If your permit to work has expired, or worse, if you never legally applied for it in many parts of Europe, then not only your means of livelihood, but your right to liberty and travel will be imperilled, and you will be overstressed so as to affect your work (as if you weren’t already stressed in the first place).

If you are a nanny or caregiver in Hongkong, Taiwan or Singapore, God help you if something bad happens to your ward, whether it’s your fault or not. There have been too many examples of things gone awry and our yayas, helpers and sitters swinging helplessly on the wrong end of the dodgy scales of Justice those places, weighted of course against our OFW kabayan.

Back to the Middle East, unless you are willing to risk your work status and liberty, or you are totally confident in dodging the authorities, you never ever expose your Christian faith, or drink a drop of alcohol, two practices that would be entirely acceptable elsewhere but not for our working countrymen there, a place that ironically cannot function without our hard-working, stoic and forever-adapting Pinoy OFWs.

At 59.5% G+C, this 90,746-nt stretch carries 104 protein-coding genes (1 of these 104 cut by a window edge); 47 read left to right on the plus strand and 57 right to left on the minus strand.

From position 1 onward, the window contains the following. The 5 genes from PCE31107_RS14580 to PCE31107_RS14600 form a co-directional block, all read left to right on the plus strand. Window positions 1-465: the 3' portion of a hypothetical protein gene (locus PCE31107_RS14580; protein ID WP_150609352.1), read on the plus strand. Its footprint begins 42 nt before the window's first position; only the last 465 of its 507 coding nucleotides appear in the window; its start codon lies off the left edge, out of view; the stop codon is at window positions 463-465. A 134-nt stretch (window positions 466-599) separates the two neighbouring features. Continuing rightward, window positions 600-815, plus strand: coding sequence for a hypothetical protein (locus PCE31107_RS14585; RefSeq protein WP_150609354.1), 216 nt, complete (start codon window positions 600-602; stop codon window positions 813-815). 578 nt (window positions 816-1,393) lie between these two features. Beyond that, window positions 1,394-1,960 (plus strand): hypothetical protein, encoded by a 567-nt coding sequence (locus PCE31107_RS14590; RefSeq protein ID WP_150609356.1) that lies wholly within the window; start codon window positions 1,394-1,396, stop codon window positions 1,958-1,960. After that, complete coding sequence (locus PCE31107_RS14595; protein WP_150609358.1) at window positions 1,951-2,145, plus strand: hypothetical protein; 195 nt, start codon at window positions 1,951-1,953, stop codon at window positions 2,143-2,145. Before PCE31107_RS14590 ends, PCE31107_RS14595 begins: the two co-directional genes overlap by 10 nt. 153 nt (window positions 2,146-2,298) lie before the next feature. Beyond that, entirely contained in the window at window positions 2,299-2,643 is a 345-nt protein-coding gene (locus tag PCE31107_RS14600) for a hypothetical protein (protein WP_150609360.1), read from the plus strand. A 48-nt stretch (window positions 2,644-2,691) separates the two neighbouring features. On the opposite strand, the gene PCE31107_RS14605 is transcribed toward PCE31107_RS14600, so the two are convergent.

Though I’m still in the middle of my migrant journey in New Zealand, I’ve been quite lucky. My employer and managers are quite supportive of my employment, despite the fact that many locals and New Zealanders are unemployed. New Zealand’s respect for workers’ rights and interests is world-class, and workers who qualify are encouraged to seek permanent resident status.

I wish I could say the same for our kabayan in the rest of the working world. Our stalwart OFWs and migrants face a broad range of negatives from minor border inconveniences just because of the wrong skin color (it’s common to see our compatriots questioned beyond the usual how long are you staying in the First World?), to constant harrassment of Pinay OFWs often suspected of sidelining as prostitutes (is it our fault if we are slim and pretty?), to neurotic employers who refuse to release passports (believe it or not, holding our passports during our duration of employment is SOP), to oppressive labor and criminal laws that occasionally result in tragic consequences for the poor Filipino worker who just happened to be in the wrong place at the wrong time (convenient scapegoat, holder of the proverbial empty bag and having our taciturn-ness equated to submissiveness are our usual roles).